5 Best Hatchets for Splitting Wood

Woman Splitting Wood with Hatchet

Timber Gadgets is reader-supported. We may earn a commission if you buy through the links on our site.

Hatchets can make great tools for splitting wood, especially around campfires or for occasional use around the house.

It may surprise you to learn there is a difference between a hatchet and an axe. Hatchets are small and typically used with a single hand. Axes are long and require both hands.

  • A hatchet is typically 12 to 24-inches in length.
  • Full-sized axes (or mauls) are better for splitting wood than hatchets.

However, not everyone is comfortable swinging a full-sized axe or a 9-pound splitting maul. In this case, a splitting hatchet is a great fit for you!

For this reason, I’ve assembled a list of 5 of the best hatchets for splitting wood. In this guide, you will find my personal recommendation based on the specs and an in-depth review of each hatchet to help you decide which is best.

Estwing Fireside Friend4 lb14″Estwing
Helko Werk Mini Spalter2.5 lb20″Helko Werk
Gransfors Bruk Splitting Hatchet2 lb19″Gransfors Bruk
2 lb20″Hults Bruk
Fiskars X172 lb23.5″Fiskars
All links in this table go to Amazon.

What Makes A Good Splitting Hatchet?

Choosing a hatchet for splitting wood can seem like a daunting task if you’re not familiar with these types of tools. They come in different shapes, sizes, and materials, and have different uses. Some are made for felling trees while others are made for roofing, carving, or splitting firewood.

Suffice to say that splitting wood requires an axe (or hatchet) with certain attributes to accomplish the task in the most efficient way possible. After reading this section, you will know what makes a good splitting hatchet so you’ll know what to look for, whether you buy online or in a store.

The Shape of the Head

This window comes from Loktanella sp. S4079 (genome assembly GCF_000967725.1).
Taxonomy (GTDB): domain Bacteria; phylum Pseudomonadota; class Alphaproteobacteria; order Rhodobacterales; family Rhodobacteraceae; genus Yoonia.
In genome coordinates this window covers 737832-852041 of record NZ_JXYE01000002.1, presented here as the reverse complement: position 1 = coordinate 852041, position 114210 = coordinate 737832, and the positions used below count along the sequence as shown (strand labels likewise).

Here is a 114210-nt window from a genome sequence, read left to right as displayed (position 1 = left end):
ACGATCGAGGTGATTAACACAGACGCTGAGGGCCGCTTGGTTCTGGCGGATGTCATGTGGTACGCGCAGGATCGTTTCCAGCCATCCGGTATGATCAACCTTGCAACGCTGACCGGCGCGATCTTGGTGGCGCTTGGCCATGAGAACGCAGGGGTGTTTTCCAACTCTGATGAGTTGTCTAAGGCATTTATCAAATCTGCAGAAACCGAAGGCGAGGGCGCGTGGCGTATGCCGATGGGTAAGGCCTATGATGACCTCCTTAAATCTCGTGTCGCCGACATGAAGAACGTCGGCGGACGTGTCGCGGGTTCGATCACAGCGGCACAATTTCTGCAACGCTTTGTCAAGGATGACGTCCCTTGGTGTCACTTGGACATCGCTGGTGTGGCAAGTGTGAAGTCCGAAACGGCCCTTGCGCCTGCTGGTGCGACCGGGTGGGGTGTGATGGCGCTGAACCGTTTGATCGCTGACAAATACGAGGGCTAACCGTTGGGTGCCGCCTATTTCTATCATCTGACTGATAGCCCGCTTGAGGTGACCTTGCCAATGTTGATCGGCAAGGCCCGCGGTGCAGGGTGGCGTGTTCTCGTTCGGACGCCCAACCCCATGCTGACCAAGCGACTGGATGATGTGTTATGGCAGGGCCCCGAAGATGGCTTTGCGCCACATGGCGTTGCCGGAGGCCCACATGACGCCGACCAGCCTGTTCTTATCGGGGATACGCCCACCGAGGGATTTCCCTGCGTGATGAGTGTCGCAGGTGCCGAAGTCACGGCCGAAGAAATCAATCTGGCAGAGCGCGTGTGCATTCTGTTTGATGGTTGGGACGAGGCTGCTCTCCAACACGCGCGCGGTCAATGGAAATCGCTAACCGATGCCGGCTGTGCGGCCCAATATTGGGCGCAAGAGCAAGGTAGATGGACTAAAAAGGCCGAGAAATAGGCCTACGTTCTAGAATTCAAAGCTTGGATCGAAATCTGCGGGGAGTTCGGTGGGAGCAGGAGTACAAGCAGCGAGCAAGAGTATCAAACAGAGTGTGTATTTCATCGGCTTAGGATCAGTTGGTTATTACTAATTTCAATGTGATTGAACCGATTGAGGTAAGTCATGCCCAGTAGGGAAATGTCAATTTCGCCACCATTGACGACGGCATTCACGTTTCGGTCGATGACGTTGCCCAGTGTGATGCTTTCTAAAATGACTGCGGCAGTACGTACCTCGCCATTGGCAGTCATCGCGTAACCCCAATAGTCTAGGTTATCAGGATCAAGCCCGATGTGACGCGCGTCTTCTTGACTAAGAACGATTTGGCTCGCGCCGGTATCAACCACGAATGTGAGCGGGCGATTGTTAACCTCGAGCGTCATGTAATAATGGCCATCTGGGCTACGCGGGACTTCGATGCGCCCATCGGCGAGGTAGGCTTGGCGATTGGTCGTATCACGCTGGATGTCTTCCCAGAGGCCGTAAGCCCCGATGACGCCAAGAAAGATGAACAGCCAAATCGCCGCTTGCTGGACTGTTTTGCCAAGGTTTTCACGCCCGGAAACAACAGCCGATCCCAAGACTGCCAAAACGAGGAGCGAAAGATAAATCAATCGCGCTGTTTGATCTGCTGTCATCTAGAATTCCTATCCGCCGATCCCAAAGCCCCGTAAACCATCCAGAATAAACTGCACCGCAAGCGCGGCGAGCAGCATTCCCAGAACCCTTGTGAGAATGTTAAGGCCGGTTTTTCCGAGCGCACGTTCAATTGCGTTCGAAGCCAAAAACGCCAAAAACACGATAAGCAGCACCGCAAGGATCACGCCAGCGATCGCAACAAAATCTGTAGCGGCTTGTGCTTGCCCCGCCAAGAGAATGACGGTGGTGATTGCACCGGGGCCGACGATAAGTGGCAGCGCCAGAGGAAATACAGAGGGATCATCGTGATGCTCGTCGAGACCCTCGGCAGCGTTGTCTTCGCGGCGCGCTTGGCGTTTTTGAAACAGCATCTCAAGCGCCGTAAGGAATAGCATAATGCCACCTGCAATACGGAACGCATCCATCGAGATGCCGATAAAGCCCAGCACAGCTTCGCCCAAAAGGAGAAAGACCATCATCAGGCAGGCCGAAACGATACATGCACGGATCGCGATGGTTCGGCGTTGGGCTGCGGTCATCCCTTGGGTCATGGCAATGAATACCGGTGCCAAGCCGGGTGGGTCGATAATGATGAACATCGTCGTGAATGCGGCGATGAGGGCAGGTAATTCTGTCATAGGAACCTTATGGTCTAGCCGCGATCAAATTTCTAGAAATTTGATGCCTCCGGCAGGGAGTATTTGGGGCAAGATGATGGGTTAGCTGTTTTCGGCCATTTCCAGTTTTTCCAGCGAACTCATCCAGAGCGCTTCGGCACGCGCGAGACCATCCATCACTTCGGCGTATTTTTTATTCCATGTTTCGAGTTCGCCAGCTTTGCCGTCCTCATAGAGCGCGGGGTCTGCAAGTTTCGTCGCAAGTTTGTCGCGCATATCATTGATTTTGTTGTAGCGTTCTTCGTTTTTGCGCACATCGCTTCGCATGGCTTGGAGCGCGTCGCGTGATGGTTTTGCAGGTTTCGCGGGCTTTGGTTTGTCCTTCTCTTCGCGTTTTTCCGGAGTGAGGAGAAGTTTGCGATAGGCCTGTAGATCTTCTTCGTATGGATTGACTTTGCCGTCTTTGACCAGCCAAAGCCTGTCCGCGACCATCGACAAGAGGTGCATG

The shape of the head greatly affects how well the hatchet splits wood. Look for one with a moderate angle around the bit (blade) of the head. Also, the heavier the better.

Some of you are visual learners so I’ve added a picture to help.

Splitting vs Chopping Axe Head
This illustration shows two axe heads – one for splitting and one for chopping.

See the difference in the shape of the heads? The one on the left has a moderate angle, and it’s large. It’s good for splitting apart wood fibers. The one on the right has a sharp angle. They’re meant for chopping limbs or “felling” trees.

Listed below are the qualities of a good splitting hatchet or axe:

  • The head has a moderate angle, designed to push apart wood fibers.
  • A heavier head performs better than a lighter one.

For a splitting hatchet, find one with a head designed to split wood fibers apart, like the one on the left in the picture above.

Last but not least, it’s worth mentioning that the heavier the head and the longer the handle, the more force you can generate.

These are the reasons most people use a full-sized axe or splitting maul for the task of splitting firewood. Especially if you need to split a lot of wood.

The Quality of Materials

When selecting a quality hatchet, pay attention to the materials it’s made from. Likewise, there is something to be said about craftsmanship.

High-quality splitting hatchets are made from high carbon steel and have a nice, American Hickory handle. Finally, it will be hand-made by a skilled craftsman.